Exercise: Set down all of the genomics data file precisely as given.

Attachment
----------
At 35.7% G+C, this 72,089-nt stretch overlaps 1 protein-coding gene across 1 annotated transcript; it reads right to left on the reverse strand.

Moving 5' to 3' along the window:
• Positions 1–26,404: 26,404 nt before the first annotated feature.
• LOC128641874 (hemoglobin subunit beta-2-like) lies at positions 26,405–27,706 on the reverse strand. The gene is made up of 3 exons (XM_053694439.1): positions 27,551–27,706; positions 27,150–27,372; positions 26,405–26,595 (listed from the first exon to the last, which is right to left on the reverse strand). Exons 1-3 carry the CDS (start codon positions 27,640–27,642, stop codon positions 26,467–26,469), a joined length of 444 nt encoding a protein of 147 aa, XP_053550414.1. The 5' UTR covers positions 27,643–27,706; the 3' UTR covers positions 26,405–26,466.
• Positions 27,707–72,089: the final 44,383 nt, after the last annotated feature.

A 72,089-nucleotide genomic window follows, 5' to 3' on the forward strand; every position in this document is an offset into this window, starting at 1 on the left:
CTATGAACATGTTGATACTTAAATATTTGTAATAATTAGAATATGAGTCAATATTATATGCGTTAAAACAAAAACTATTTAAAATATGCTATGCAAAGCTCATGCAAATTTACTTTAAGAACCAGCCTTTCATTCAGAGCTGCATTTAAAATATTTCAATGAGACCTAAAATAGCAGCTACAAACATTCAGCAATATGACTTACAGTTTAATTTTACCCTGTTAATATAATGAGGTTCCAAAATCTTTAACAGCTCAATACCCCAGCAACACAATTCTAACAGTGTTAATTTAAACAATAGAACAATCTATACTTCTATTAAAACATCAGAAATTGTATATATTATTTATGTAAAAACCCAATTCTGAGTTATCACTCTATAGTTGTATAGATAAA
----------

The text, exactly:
At 35.7% G+C, this 72,089-nt stretch overlaps 1 protein-coding gene across 1 annotated transcript; it reads right to left on the reverse strand.

Moving 5' to 3' along the window:
• Positions 1–26,404: 26,404 nt before the first annotated feature.
• LOC128641874 (hemoglobin subunit beta-2-like) lies at positions 26,405–27,706 on the reverse strand. The gene is made up of 3 exons (XM_053694439.1): positions 27,551–27,706; positions 27,150–27,372; positions 26,405–26,595 (listed from the first exon to the last, which is right to left on the reverse strand). Exons 1-3 carry the CDS (start codon positions 27,640–27,642, stop codon positions 26,467–26,469), a joined length of 444 nt encoding a protein of 147 aa, XP_053550414.1. The 5' UTR covers positions 27,643–27,706; the 3' UTR covers positions 26,405–26,466.
• Positions 27,707–72,089: the final 44,383 nt, after the last annotated feature.

A 72,089-nucleotide genomic window follows, 5' to 3' on the forward strand; every position in this document is an offset into this window, starting at 1 on the left:
CTATGAACATGTTGATACTTAAATATTTGTAATAATTAGAATATGAGTCAATATTATATGCGTTAAAACAAAAACTATTTAAAATATGCTATGCAAAGCTCATGCAAATTTACTTTAAGAACCAGCCTTTCATTCAGAGCTGCATTTAAAATATTTCAATGAGACCTAAAATAGCAGCTACAAACATTCAGCAATATGACTTACAGTTTAATTTTACCCTGTTAATATAATGAGGTTCCAAAATCTTTAACAGCTCAATACCCCAGCAACACAATTCTAACAGTGTTAATTTAAACAATAGAACAATCTATACTTCTATTAAAACATCAGAAATTGTATATATTATTTATGTAAAAACCCAATTCTGAGTTATCACTCTATAGTTGTATAGATAAA